Of course, there are obvious drawbacks to the design proposals I saw. One is the assumption that all our students have laptops or tablets that function like laptops. The digital divide is real on our campus and is only slowly being addressed. You can’t complete homework assignments on a smartphone even though many students try to do this. Another is maintenance. Lincoln Hall is currently one of the most advanced classroom buildings on our campus and its technology is fast becoming outdated and very beat up through heavy use. I’m constantly having to reconnect or jiggle loose cables and find adaptors to connect new devices that no longer have VGA or standard sized HDMI ports. Finally, design alone cannot drive pedagogy. It can force us to think more carefully about how we teach, but only faculty meeting with other faculty can hash out what the role of the lecture should be in each course and discipline and how it should relate to more active learning techniques.
All of this brings me to my conclusion for this post, which is a question. What does your ideal classroom look like? Mine would be large enough to have zones for distinct modes of learning. One zone would have a circle of desk/chair combos near a white board for lecture/discussion. Another zone would have tables and chairs for writing and research. And yet another would have comfortable chairs for students to sit and read, thinking through their understanding of a concept. Students could move freely through this space depending on what task they needed to accomplish. My syllabus would reflect this. Each day would emphasize a certain mode of learning and blend them together as needed. At least one wall would provide natural light that could be filtered or blocked to allow showing films and videos. There would also be ample storage for student backpacks and coats so that they don’t have to be placed on the floor.
Multiple focal points in a room. Multiple modes of learning in a syllabus. These are my goals. We’ll see if the new classroom building UIC constructs makes this possible. In the meantime, we make do with the tools at hand.
Until next time….
Greetings from Chicago! The long hot days of summer are here in the city. Normally I’m an outdoors person, but the heat has kept me in the air conditioned confines of my apartment the past few weeks, reading through the giant stack of books gathered during the past academic year. I’ve also been working on a few writing projects and tidying up my living space before heading off to Vermont to visit my parents.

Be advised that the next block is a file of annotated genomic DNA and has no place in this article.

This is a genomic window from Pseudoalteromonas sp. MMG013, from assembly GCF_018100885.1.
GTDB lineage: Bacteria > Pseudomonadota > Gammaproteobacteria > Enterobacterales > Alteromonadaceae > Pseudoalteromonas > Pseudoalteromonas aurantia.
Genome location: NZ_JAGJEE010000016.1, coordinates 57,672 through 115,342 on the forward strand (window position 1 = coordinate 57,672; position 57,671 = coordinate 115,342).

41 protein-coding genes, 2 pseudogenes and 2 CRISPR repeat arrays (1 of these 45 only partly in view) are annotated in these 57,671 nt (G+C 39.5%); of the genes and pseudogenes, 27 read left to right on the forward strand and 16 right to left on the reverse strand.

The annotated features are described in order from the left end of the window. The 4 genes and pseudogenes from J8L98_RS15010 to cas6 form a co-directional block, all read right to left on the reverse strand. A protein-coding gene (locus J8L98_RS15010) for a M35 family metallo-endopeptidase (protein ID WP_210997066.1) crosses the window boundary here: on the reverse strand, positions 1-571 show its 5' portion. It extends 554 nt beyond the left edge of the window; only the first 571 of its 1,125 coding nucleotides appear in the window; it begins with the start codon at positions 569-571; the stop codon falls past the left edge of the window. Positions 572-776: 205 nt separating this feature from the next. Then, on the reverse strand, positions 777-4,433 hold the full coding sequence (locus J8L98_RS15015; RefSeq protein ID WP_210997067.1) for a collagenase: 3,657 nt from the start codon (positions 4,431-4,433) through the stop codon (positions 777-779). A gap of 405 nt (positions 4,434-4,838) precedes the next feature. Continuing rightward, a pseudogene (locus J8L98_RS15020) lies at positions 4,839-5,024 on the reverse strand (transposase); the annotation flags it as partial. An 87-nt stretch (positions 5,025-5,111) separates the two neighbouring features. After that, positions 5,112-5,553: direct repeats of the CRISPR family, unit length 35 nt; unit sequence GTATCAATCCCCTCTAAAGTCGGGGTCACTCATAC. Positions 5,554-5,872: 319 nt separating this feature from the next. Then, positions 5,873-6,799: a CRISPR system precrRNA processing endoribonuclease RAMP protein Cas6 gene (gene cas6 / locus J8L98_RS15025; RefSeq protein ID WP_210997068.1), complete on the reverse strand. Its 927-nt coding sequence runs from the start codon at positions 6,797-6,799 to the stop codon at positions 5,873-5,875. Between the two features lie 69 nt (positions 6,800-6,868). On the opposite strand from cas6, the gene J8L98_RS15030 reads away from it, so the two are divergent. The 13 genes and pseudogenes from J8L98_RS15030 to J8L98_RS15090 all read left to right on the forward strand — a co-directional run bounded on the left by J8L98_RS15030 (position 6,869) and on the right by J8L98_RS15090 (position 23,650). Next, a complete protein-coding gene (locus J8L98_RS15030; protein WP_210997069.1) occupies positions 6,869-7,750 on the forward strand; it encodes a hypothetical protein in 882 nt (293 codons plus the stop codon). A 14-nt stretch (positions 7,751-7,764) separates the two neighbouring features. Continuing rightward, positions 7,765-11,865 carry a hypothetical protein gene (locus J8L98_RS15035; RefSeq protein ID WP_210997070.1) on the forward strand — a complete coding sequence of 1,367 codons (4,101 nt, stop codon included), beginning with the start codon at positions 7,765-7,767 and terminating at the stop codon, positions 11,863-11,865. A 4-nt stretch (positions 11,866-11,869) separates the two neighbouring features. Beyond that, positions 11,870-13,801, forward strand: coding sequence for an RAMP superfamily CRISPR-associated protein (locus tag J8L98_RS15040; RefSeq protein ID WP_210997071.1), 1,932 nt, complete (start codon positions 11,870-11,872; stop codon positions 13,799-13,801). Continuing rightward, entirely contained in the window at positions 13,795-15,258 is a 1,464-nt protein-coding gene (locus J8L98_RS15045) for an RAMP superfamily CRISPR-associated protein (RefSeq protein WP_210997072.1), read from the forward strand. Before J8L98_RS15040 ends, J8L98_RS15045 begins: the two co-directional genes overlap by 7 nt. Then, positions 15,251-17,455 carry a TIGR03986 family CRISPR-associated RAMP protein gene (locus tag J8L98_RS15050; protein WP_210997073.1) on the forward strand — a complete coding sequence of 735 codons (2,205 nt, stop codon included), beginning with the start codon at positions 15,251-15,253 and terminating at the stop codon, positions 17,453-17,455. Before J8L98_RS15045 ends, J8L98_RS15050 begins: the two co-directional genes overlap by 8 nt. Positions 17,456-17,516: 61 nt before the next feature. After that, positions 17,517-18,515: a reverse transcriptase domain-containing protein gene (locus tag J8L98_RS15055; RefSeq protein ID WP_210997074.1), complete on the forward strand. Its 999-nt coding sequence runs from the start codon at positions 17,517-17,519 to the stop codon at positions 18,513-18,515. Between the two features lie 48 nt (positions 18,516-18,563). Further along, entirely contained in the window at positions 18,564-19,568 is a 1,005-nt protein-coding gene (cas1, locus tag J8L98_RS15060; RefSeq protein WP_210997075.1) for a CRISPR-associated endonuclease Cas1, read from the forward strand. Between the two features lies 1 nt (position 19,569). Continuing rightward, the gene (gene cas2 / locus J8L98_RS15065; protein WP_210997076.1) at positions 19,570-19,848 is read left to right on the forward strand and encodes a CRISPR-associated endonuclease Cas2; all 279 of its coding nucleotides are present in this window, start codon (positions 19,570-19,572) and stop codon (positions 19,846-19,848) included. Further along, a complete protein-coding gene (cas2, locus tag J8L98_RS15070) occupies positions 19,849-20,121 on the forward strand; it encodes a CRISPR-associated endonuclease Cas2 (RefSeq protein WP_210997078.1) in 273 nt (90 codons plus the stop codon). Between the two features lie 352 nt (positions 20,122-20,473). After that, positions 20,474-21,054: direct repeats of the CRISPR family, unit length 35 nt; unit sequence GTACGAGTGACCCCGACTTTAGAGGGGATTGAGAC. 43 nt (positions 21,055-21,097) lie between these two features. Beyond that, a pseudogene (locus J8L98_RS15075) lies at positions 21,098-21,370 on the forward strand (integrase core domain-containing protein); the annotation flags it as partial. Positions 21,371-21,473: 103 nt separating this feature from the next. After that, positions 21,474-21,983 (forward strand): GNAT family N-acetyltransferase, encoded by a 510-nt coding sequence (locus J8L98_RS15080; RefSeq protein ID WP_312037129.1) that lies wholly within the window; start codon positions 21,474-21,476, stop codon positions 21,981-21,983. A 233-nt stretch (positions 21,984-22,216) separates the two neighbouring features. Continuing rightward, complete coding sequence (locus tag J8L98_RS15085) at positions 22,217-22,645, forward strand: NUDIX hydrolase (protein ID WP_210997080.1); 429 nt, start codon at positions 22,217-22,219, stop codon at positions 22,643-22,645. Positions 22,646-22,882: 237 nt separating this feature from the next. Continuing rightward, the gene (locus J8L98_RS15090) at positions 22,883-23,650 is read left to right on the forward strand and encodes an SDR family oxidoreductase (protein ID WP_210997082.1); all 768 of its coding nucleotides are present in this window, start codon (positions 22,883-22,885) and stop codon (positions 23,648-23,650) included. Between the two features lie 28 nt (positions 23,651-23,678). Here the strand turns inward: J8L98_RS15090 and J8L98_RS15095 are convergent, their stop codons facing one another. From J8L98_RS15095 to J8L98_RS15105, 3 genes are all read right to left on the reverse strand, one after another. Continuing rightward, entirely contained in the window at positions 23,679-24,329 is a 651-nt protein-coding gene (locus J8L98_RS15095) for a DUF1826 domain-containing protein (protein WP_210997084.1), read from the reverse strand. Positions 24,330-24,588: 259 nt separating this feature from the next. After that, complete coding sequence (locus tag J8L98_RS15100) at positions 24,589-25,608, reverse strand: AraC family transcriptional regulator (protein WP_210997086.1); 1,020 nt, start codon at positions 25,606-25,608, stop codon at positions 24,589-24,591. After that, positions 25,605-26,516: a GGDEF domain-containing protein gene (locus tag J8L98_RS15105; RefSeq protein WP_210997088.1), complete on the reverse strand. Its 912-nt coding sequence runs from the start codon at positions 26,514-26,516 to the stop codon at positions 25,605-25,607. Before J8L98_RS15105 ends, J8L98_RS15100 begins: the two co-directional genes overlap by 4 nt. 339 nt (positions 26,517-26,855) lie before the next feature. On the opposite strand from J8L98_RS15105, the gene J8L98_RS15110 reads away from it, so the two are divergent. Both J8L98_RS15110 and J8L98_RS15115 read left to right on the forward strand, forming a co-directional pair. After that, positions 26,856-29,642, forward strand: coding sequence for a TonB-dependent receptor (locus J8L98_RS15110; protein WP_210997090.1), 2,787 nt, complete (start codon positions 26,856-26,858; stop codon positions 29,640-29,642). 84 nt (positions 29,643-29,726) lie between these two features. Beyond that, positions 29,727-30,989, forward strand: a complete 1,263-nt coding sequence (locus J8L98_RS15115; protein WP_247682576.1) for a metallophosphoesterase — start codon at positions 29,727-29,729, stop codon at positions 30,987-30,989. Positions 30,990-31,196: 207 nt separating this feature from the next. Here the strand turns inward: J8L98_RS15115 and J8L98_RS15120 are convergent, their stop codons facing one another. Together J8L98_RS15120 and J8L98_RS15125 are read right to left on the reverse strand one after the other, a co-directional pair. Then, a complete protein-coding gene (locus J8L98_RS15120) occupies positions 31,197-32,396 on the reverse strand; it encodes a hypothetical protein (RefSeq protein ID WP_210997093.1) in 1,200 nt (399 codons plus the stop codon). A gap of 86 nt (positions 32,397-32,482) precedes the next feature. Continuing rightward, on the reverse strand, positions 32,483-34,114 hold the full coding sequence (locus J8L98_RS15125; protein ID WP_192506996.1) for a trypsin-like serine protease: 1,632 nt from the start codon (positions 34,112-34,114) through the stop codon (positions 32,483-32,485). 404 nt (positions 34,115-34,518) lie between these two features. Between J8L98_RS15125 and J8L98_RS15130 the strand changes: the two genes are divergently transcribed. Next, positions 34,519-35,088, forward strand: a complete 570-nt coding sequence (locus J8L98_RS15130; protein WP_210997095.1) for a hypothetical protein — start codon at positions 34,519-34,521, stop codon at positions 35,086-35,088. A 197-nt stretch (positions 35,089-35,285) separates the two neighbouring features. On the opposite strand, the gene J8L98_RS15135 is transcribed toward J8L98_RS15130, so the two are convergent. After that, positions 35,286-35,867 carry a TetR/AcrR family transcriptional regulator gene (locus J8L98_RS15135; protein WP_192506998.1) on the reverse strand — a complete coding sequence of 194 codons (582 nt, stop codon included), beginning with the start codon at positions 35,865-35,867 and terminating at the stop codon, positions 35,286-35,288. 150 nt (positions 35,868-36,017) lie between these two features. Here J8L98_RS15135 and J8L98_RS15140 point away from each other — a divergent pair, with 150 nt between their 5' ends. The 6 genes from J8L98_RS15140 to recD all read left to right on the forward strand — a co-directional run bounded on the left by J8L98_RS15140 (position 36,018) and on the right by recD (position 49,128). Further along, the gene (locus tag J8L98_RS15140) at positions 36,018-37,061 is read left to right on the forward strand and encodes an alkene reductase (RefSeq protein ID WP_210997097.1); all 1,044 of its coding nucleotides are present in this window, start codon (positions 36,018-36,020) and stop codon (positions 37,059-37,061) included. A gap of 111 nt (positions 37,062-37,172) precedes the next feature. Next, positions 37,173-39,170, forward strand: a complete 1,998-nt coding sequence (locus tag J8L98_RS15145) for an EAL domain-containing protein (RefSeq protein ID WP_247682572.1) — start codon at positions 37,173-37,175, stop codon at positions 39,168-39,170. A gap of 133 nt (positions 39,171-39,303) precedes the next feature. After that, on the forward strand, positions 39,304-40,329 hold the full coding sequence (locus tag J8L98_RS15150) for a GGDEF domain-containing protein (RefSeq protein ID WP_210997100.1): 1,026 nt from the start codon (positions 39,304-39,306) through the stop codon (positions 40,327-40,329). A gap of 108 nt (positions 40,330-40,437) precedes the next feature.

My thoughts in the past few months have turned in a few different directions. Foremost on my mind have been the violent events going on throughout the world. Some faculty (the most vocal of which is Stanley Fish) would have us bar the doors to current events and personal experience and make the classroom a sacred space, a true ivory tower. We all know that this isn’t possible. Students and faculty live in a less than ideal world where the walls of the ivory tower are already so full of holes that using those walls for protection is absurd. The struggle for me is thus not whether or not to bring these “outside matters” into the classroom but how to do so in a meaningful way. Every teacher has a slightly different way of addressing this issue. Here is my approach. First, I ask myself what events most lend themselves to the skills I am teaching within my discipline (English) and within my course. Then I consider what impact these issues will have on student interaction in the classroom.
The first set of questions is pedagogical in nature and forces me to reflect on the nature of what I think I’m doing in the classroom. What are my goals for students at each stage of the course I’m teaching? I haven’t taught a literature class in quite some time so my general list of goals is typically matched to the curriculum for a first year writing course, the predominant class that I teach at UIC. During the fall, I will be teaching a research paper course so my general goals for students are: to understand why research is important, to learn what constitutes research, to create steps for constructing and managing a research project, and to understand how to integrate research into your own writing. Nearly any set of current events or personal interests could be matched to these general goals. However, I wanted to meet my students half-way and create a course focused on themes related to their academic (and perhaps personal) interests. Since UIC’s students predominantly choose to major in engineering, business, and medicine, I selected “infrastructure” as the focus of my course.